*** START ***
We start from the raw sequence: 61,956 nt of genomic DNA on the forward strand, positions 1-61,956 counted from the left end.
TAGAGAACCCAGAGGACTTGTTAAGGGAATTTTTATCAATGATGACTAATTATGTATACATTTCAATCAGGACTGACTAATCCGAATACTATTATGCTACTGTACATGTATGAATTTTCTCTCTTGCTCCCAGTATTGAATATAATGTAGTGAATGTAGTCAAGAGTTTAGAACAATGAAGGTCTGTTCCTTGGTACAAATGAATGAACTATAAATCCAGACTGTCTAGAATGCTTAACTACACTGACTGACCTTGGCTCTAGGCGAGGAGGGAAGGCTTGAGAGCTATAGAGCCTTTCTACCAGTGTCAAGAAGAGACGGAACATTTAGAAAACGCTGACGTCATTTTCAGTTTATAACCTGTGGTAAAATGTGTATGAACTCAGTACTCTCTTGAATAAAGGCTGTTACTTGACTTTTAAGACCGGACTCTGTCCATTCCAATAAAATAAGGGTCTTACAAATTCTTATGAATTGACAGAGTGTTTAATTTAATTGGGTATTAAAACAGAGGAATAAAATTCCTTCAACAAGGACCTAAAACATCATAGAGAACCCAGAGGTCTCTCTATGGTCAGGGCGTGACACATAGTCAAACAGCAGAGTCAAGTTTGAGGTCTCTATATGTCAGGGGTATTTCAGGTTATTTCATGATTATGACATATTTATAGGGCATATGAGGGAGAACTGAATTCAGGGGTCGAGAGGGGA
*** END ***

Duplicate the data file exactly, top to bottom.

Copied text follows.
We start from the raw sequence: 61,956 nt of genomic DNA on the forward strand, positions 1-61,956 counted from the left end.
TAGAGAACCCAGAGGACTTGTTAAGGGAATTTTTATCAATGATGACTAATTATGTATACATTTCAATCAGGACTGACTAATCCGAATACTATTATGCTACTGTACATGTATGAATTTTCTCTCTTGCTCCCAGTATTGAATATAATGTAGTGAATGTAGTCAAGAGTTTAGAACAATGAAGGTCTGTTCCTTGGTACAAATGAATGAACTATAAATCCAGACTGTCTAGAATGCTTAACTACACTGACTGACCTTGGCTCTAGGCGAGGAGGGAAGGCTTGAGAGCTATAGAGCCTTTCTACCAGTGTCAAGAAGAGACGGAACATTTAGAAAACGCTGACGTCATTTTCAGTTTATAACCTGTGGTAAAATGTGTATGAACTCAGTACTCTCTTGAATAAAGGCTGTTACTTGACTTTTAAGACCGGACTCTGTCCATTCCAATAAAATAAGGGTCTTACAAATTCTTATGAATTGACAGAGTGTTTAATTTAATTGGGTATTAAAACAGAGGAATAAAATTCCTTCAACAAGGACCTAAAACATCATAGAGAACCCAGAGGTCTCTCTATGGTCAGGGCGTGACACATAGTCAAACAGCAGAGTCAAGTTTGAGGTCTCTATATGTCAGGGGTATTTCAGGTTATTTCATGATTATGACATATTTATAGGGCATATGAGGGAGAACTGAATTCAGGGGTCGAGAGGGGA